B.C. police oversight too convoluted
This video posted by a user called Danny Carlson on YouTube showed some longboarders zooming down a hill in West Vancouver before a police vehicle pulls halfway into the oncoming lane and hits his lights. (FROM YOUTUBE)
A video of an incident between West Vancouver police and longboarders went viral last week. The longboarders were rocketing down a steep road when a police officer coming in the other direction turned on his lights and pulled partly in the path of them, apparently causing one to crash as he took evasive action.
When the West Vancouver Police Department announced it was referring the matter to the Office of the Police Complaint Commissioner, CKNW morning show host Bill Good asked — rather innocently, I thought — why the department’s chief didn’t just handle the matter internally?
An interesting question. Why indeed?
In last week’s column, I suggested the OPCC was a redundant bureaucracy, but in digging into the answer to Good's question, it seems it is much worse than that.
In 2010, the provincial government amended the Police Act, essentially emasculating the chief constables of municipal police agencies. They are no longer allowed to investigate internal complaints or disciplinary matters in their own departments without the civilian oversight of the OPCC. Incredibly, they are not legally entitled to manage the disciplinary actions involving their own workforce.
The process in place now means the matter is referred to the OPCC, which decides if an investigation is warranted. If so, an investigator is assigned, which may or may not be from the originating agency. The investigation is overseen, ostensibly, by an analyst with the OPCC.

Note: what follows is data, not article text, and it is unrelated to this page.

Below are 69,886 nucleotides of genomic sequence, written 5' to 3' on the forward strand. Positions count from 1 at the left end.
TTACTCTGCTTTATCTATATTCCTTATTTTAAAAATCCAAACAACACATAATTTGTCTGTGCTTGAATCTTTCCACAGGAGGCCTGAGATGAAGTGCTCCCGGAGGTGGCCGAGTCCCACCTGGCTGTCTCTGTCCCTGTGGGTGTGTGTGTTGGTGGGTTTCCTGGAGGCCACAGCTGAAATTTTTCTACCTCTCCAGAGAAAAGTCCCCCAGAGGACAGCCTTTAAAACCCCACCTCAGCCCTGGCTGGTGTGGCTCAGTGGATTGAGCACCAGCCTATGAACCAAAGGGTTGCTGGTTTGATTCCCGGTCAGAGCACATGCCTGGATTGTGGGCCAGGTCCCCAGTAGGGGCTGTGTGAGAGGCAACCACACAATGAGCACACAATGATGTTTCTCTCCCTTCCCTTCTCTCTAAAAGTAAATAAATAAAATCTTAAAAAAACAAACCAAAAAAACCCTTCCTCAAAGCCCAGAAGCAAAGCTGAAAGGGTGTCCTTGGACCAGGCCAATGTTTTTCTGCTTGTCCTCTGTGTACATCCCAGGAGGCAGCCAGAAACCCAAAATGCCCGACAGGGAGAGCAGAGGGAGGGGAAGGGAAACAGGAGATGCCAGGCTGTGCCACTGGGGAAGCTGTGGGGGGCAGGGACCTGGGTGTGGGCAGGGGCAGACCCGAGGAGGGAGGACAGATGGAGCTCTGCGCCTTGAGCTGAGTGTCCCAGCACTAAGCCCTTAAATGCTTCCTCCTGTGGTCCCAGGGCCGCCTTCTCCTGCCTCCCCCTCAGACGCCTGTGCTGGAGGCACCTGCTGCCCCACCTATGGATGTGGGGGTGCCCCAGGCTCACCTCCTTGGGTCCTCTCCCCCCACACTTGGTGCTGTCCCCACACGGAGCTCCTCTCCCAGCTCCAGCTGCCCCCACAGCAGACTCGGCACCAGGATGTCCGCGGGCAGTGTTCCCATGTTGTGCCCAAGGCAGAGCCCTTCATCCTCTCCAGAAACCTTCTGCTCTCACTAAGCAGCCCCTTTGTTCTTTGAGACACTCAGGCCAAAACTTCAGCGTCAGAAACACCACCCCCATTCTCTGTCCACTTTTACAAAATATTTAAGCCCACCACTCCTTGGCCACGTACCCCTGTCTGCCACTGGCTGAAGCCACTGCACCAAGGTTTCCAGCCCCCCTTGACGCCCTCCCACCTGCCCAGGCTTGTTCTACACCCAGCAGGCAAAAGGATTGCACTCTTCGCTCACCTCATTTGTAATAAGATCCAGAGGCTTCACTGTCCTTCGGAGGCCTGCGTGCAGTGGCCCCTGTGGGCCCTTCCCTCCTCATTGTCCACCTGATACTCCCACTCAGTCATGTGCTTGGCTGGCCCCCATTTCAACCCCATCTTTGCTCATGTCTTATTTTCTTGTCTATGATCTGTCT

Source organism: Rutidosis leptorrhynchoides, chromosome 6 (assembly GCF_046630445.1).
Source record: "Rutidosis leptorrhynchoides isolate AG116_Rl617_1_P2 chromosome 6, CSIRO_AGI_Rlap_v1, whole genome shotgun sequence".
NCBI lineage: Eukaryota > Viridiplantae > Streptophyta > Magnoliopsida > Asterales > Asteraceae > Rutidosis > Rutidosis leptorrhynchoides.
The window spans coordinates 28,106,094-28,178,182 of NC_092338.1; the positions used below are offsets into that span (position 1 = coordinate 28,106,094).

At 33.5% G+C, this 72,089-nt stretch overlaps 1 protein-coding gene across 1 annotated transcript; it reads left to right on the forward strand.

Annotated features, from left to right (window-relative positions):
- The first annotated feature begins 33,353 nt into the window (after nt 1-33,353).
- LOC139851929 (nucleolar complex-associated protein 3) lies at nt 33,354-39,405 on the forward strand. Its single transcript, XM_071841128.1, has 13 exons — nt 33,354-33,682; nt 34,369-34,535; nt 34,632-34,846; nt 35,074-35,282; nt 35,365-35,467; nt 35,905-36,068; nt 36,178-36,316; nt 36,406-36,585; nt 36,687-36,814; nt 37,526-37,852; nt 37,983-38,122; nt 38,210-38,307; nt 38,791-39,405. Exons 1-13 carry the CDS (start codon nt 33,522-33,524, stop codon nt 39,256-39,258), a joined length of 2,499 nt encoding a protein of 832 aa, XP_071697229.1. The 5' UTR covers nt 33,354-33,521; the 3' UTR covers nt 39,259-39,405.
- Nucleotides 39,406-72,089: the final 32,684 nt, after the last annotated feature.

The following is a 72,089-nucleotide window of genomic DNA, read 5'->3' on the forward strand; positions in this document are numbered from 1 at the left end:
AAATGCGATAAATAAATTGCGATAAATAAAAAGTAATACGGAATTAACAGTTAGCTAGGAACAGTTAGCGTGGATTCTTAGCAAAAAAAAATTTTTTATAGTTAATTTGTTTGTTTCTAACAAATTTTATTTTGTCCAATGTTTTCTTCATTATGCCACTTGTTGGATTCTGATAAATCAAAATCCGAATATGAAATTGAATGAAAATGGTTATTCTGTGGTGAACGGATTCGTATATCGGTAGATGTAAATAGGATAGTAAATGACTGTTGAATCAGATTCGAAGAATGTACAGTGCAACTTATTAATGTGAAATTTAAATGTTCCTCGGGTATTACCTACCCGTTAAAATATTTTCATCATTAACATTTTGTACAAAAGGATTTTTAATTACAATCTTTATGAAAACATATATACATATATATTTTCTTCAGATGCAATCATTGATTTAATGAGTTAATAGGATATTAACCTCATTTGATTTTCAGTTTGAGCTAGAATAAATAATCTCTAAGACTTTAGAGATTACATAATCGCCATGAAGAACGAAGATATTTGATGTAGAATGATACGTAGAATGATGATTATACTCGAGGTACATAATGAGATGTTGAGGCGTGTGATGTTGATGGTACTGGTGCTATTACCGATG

The investigator submits his final report, which is then reviewed by a disciplinary authority, which may be the chief or a designated senior officer.
A report is then written to determine whether the complaint or incident is “substantiated” or “unsubstantiated.” The OPCC will then confirm the decision. If he does not, the commissioner may order a review by a retired judge.
That judge will then review the file and agree or not with the decision. If not, there may then be a formal hearing in front of a retired judge. If substantiated, it may be forwarded to a public hearing. If the judge agrees it is unsubstantiated, the matter is over.
Well, unless you are current commissioner Stan Lowe. Last year, in a case involving an Abbotsford police officer, Lowe disagreed with retired judge Bill Diebolt and actually applied for a judicial review of Diebolt’s decision.
Justice Elliott Myers of the B.C. Supreme Court treated it appropriately and dismissed Lowe’s application.
Once upon a time, a chief simply handled the matter internally.
Incredibly, in B.C. that is no longer possible.
Leo Knight is a former police officer, security expert and host of primetimecrime.com.
Has the government gone too far with changes to the police complaint process?
Yes — it should be streamlined
No — this process is necessary to hold police accountable